The AC133+CD38 phenotype corresponds with LTC-IC and SRC function and expansion. UCB Lin cells were sorted into 4 populations (AC133+CD38, AC133+CD38+, AC133CD38+, and AC133CD38) before and after culture and then plated in LTC-IC clonogenic assays (n ≥ 3) or transplanted into NOD/SCID mice. (Ai) The AC133+CD38 population contained significantly more LTC-ICs than the AC133+CD38+ (P = .002), AC133CD38+ (P = .002), and AC133CD38 (P = .009) populations. (Aii) AC133+CD38 cells were placed in either supportive (SCF, FMS-like tyrosine kinase 3 ligand, thrombopoietin) or differentiation (SCF, erythropoietin, interleukin-3, and GM-CSF) cultures. AC133+CD38 expression was 31.5% ± 4.4% versus 11.9% ± 3.7% (P = .04), and LTC-IC frequency was 68.4 plus or minus 13.5 and 13.6 ± 9.4 per 2000 cells (P < .01) in the supportive and differentiation cultures, respectively. (B) Cultured cells were sorted and transplanted intravenously into NOD/SCID mice, and analyzed 7 to 8 weeks after transplantation. Because the majority of SRC activity was present in the AC133+CD38 population, limiting dilution analysis in NOD/SCID mice (n = 52) was performed with day 0 AC133+CD38 uncultured cells and day 8 AC133+CD38 cultured cells. (C) Mice engrafted with AC133+CD38 cells were secondarily transplanted into NOD/SCID mice and analyzed for the presence of human (Ci) CD45+HLA-ABC+ and (Cii) CD19+ and CD33+ cells 8 weeks after transplantation (n = 2). Statistics were calculated using the Mann-Whitney U test.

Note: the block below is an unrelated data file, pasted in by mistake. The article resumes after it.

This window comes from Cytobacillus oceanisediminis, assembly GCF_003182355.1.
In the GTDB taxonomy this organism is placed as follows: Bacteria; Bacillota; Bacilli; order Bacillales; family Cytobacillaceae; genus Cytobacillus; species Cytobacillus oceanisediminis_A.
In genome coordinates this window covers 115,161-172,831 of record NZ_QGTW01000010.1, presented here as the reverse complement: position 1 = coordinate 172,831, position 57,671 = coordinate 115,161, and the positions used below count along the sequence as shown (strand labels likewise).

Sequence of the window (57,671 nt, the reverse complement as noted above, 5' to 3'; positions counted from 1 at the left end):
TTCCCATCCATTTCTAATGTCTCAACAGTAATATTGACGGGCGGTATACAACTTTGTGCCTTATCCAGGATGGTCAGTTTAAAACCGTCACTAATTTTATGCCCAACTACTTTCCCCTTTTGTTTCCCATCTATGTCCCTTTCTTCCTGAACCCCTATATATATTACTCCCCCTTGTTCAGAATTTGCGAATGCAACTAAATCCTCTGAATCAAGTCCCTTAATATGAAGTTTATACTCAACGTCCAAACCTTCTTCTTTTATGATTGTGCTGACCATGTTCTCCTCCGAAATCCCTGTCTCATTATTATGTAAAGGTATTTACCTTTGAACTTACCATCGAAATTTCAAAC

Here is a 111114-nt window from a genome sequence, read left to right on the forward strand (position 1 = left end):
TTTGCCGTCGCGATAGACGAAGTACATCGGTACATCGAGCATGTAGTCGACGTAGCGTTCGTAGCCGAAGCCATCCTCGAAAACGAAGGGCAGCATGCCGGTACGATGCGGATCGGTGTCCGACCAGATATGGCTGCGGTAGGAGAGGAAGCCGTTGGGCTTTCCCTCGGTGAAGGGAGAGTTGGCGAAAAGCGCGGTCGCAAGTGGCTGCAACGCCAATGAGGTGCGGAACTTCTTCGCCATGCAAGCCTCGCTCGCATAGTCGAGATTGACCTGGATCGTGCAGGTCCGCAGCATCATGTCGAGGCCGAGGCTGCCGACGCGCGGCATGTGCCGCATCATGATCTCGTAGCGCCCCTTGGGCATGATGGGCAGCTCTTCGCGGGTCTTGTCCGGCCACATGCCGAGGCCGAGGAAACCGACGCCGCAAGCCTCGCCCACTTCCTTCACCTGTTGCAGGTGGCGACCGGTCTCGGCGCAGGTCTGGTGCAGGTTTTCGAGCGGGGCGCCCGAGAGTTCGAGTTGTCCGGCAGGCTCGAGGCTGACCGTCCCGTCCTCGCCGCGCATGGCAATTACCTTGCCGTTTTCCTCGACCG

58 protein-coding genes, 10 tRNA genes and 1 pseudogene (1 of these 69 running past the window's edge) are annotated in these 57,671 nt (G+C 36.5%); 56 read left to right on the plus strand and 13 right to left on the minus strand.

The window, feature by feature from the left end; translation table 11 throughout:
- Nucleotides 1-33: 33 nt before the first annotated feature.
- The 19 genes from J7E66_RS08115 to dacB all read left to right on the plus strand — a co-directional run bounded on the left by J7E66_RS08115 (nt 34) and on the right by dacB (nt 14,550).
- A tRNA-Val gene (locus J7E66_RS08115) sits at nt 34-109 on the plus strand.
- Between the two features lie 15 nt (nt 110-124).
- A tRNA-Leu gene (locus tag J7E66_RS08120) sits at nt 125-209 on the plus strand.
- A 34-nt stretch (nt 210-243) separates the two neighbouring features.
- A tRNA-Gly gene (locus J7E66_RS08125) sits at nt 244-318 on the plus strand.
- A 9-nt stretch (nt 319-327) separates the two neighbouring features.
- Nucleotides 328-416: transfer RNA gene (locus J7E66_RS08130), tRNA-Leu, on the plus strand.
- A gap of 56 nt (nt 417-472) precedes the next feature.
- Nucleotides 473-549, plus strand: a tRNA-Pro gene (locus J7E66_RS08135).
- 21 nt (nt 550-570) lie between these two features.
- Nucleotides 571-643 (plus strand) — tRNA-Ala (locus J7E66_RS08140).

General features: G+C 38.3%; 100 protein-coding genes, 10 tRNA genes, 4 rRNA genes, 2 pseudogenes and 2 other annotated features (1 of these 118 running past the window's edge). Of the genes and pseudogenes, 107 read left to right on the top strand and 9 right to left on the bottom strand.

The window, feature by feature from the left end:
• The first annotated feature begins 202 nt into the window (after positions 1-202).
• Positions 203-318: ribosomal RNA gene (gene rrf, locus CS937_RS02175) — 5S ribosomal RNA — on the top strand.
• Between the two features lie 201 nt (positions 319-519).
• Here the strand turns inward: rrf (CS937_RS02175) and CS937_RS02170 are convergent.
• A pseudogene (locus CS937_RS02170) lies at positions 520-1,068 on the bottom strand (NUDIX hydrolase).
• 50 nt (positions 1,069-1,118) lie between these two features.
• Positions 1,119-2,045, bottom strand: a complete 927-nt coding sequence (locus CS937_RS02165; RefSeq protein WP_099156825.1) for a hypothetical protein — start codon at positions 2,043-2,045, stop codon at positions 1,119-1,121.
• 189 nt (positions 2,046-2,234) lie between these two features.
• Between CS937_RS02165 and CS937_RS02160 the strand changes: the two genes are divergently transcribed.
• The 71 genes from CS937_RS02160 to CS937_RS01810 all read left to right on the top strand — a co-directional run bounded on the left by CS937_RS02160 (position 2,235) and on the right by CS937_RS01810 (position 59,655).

Close modal